It’s something we can all relate to: first, there are the growing pains or emerging issues that begin to raise red flags. Next come the discussions, opinions, and committee meetings attempting to get to the root of the problem. Unfortunately, all of this talking and planning often ends in a gridlock, without accomplishing any significant changes or solutions. Or, perhaps an ill-informed decision is made that puts your firm in an even worse position than where you started.
However, as difficult as instigating change can be for your firm, it’s often an essential step in achieving meaningful growth. The critical initiatives your business needs to embrace in order to grow tend to raise the most challenging questions for you to answer internally. Regardless of whether theses initiative are a top-to-bottom firm rebranding, a new website, or a strategy to increase your firm’s visibility and reputation, your stakeholders are bound to be passionate and opinionated.
So, how can you balance these opinions and passions in a way that benefits the future of your organization? Well, luckily, there’s an easy way to cut through the quagmire and take advantage of a powerful and objective tiebreaker: your audience.
By conducting research on your current clients, potential recruits, and prospects—even the ones who got away—you can gain powerful insights into what changes your firm needs to make and how to go about implementing them. Our research on research revealed that firms who use it frequently experience higher growth and profits than those that don’t.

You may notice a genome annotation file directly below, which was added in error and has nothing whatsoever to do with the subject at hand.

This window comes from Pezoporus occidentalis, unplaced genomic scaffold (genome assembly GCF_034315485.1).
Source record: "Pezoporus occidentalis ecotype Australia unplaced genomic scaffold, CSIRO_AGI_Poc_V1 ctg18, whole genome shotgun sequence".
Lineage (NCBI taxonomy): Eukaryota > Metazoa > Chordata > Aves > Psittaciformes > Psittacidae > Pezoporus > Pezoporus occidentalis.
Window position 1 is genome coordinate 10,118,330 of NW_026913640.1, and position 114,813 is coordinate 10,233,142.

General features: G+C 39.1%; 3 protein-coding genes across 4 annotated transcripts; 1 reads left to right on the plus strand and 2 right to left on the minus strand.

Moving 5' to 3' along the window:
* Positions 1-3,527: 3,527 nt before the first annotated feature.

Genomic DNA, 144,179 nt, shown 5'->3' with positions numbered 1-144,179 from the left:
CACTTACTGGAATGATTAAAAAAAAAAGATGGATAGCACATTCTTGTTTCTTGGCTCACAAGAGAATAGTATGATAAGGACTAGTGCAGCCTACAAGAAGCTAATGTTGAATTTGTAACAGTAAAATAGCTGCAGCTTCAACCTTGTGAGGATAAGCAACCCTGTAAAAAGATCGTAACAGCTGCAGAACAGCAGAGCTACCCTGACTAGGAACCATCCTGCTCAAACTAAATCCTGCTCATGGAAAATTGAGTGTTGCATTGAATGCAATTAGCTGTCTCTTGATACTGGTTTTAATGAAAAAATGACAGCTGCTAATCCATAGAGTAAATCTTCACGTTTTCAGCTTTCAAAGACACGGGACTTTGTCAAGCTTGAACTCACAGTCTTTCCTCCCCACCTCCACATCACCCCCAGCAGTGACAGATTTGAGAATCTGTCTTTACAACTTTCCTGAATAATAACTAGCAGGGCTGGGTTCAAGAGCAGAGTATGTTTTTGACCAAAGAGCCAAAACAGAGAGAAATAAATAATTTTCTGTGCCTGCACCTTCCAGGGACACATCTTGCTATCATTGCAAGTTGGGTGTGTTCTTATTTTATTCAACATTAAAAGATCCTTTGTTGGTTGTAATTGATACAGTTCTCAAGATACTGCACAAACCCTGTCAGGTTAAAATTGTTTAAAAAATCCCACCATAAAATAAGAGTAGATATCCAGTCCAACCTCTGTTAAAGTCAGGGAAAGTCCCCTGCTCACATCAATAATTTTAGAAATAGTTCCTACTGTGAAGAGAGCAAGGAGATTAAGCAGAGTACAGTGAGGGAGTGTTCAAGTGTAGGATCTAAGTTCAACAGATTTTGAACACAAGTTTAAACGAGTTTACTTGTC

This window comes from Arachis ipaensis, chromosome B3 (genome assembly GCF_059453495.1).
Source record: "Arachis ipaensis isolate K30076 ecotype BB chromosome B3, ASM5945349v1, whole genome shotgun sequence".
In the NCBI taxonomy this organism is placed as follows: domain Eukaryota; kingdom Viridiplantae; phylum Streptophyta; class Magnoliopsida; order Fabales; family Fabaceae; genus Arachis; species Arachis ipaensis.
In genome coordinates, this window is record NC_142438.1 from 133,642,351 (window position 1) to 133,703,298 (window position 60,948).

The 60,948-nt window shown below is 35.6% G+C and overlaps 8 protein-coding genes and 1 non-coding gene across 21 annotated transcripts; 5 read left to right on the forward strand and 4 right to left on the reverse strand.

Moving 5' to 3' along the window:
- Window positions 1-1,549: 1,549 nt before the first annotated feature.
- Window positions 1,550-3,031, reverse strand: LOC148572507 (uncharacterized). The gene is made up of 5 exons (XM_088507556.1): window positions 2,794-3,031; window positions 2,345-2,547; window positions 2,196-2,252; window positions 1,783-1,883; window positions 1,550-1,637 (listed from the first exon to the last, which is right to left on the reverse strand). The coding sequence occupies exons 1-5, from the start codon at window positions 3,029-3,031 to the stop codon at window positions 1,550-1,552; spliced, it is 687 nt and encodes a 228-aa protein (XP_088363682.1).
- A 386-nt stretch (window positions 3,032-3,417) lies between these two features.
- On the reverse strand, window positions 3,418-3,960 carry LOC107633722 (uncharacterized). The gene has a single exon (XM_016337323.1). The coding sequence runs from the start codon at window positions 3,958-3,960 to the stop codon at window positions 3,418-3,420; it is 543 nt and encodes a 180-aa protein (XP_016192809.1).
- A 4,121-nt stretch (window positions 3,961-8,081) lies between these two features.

Here are three reasons why research is important to the future growth of your firm:
1) You can’t argue with quantifiable results
A thoughtful and scientific approach might be just what you need to dissolve disagreements and take action. The various opinions bouncing around the conference room can easily be put to rest by the answers that research can provide. You won’t have to wonder what your audience is thinking or take a gamble on the types of changes that need to be made—you’ll have the right information to work with.
2) Your external audience has an important voice
Taking the time to listen to what your audience has to say is one of the single most important ways you can inform the decisions your firm makes. When you have clear insight into what your current and potential clients are searching for and how they tend to behave throughout the buying process, you can create services that better speak to their needs and utilize marketing materials that resonate with their process.
3) You may not know your audience as well as you think you do
Research can also help your firm understand gaps in your perception of what your audience is thinking and what you think your audience is thinking. Even if you feel you have a clear understanding of how your clients and prospects operate, you may be surprised to learn the truth that research can reveal. Knowing the difference between truth and assumption can provide you with direction on where internal training and operational changes should be focused in order to drive sustainable change within your organization. And don’t forget the importance of third party research, which is impartial and will provide better results than if you interviewed your clients yourself. Clients, even when disgruntled, will tell you what they think you want to hear, rather than objective truth.
Simply put, research gives your firm the necessary insight to make practical and actionable changes. The information you discover from conducting careful and thorough research can provide a catalyst to make the changes your firm needs to grow and remain relevant in your industry. The more you know, the better your decisions will be.
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